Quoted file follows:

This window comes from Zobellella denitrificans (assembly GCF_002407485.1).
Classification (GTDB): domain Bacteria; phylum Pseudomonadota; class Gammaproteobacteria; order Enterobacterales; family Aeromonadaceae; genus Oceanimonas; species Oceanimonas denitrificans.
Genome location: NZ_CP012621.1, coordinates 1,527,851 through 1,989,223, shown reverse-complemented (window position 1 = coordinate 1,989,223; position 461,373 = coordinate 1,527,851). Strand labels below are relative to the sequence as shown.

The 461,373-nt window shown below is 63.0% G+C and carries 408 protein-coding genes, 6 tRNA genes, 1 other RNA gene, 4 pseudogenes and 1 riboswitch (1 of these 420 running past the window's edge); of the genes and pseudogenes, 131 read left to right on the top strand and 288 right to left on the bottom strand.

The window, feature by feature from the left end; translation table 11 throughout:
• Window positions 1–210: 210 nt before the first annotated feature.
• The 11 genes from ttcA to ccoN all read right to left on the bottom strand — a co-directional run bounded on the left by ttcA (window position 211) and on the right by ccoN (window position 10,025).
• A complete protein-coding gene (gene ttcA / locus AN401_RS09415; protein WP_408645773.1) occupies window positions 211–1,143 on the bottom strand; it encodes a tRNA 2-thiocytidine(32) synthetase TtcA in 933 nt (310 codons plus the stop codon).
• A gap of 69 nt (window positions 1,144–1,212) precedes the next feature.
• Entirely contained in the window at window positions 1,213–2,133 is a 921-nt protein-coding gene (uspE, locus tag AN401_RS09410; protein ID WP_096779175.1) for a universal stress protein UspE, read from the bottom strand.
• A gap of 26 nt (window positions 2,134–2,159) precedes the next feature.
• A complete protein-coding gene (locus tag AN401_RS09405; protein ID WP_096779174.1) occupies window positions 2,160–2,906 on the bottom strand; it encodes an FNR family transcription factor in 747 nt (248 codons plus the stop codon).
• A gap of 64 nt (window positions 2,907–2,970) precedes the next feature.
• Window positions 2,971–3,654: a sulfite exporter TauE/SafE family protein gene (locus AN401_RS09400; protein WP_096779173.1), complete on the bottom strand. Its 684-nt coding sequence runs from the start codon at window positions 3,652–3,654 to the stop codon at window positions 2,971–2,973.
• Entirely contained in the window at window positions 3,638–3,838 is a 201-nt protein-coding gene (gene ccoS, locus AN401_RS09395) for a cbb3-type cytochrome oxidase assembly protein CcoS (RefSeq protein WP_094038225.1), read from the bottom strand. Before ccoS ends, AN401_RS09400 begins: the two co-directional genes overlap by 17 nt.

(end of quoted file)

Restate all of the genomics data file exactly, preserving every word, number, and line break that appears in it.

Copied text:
This window comes from Zobellella denitrificans (assembly GCF_002407485.1).
Classification (GTDB): domain Bacteria; phylum Pseudomonadota; class Gammaproteobacteria; order Enterobacterales; family Aeromonadaceae; genus Oceanimonas; species Oceanimonas denitrificans.
Genome location: NZ_CP012621.1, coordinates 1,527,851 through 1,989,223, shown reverse-complemented (window position 1 = coordinate 1,989,223; position 461,373 = coordinate 1,527,851). Strand labels below are relative to the sequence as shown.

The 461,373-nt window shown below is 63.0% G+C and carries 408 protein-coding genes, 6 tRNA genes, 1 other RNA gene, 4 pseudogenes and 1 riboswitch (1 of these 420 running past the window's edge); of the genes and pseudogenes, 131 read left to right on the top strand and 288 right to left on the bottom strand.

The window, feature by feature from the left end; translation table 11 throughout:
• Window positions 1–210: 210 nt before the first annotated feature.
• The 11 genes from ttcA to ccoN all read right to left on the bottom strand — a co-directional run bounded on the left by ttcA (window position 211) and on the right by ccoN (window position 10,025).
• A complete protein-coding gene (gene ttcA / locus AN401_RS09415; protein WP_408645773.1) occupies window positions 211–1,143 on the bottom strand; it encodes a tRNA 2-thiocytidine(32) synthetase TtcA in 933 nt (310 codons plus the stop codon).
• A gap of 69 nt (window positions 1,144–1,212) precedes the next feature.
• Entirely contained in the window at window positions 1,213–2,133 is a 921-nt protein-coding gene (uspE, locus tag AN401_RS09410; protein ID WP_096779175.1) for a universal stress protein UspE, read from the bottom strand.
• A gap of 26 nt (window positions 2,134–2,159) precedes the next feature.
• A complete protein-coding gene (locus tag AN401_RS09405; protein ID WP_096779174.1) occupies window positions 2,160–2,906 on the bottom strand; it encodes an FNR family transcription factor in 747 nt (248 codons plus the stop codon).
• A gap of 64 nt (window positions 2,907–2,970) precedes the next feature.
• Window positions 2,971–3,654: a sulfite exporter TauE/SafE family protein gene (locus AN401_RS09400; protein WP_096779173.1), complete on the bottom strand. Its 684-nt coding sequence runs from the start codon at window positions 3,652–3,654 to the stop codon at window positions 2,971–2,973.
• Entirely contained in the window at window positions 3,638–3,838 is a 201-nt protein-coding gene (gene ccoS, locus AN401_RS09395) for a cbb3-type cytochrome oxidase assembly protein CcoS (RefSeq protein WP_094038225.1), read from the bottom strand. Before ccoS ends, AN401_RS09400 begins: the two co-directional genes overlap by 17 nt.